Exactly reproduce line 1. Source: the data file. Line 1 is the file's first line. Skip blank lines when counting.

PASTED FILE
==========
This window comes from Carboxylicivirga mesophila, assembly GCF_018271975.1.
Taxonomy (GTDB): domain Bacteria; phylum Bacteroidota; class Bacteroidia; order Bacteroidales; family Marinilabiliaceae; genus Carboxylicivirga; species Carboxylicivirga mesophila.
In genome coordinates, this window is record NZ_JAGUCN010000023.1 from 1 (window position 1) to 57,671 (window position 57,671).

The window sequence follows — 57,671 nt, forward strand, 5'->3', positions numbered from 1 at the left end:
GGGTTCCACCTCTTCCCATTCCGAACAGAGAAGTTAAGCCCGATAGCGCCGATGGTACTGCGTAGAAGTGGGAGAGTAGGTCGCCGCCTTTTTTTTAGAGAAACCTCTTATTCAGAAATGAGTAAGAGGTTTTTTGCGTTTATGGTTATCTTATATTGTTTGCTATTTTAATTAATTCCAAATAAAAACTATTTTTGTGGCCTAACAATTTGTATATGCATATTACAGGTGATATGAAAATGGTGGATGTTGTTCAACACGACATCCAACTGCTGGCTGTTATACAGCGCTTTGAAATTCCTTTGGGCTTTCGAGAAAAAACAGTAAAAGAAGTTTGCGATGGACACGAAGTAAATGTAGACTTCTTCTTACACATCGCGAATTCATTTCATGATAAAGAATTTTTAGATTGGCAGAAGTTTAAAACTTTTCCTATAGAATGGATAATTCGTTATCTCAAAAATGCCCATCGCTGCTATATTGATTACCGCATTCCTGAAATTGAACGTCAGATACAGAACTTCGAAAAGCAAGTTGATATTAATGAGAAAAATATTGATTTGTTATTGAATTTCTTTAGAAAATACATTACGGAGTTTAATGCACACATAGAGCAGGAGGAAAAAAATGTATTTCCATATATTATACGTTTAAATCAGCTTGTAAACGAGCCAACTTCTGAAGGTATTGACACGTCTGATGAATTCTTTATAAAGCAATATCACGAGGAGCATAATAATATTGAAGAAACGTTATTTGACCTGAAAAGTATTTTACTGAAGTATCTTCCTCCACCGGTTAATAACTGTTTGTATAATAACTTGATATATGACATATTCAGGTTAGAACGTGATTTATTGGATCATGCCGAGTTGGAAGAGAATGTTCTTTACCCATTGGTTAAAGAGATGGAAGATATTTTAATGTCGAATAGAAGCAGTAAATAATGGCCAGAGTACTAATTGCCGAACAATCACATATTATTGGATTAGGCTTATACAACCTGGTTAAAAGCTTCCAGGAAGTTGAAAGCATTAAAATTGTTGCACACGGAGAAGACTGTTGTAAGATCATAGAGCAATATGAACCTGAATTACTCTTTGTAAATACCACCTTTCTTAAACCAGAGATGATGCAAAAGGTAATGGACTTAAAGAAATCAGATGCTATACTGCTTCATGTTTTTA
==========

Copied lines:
This window comes from Carboxylicivirga mesophila, assembly GCF_018271975.1.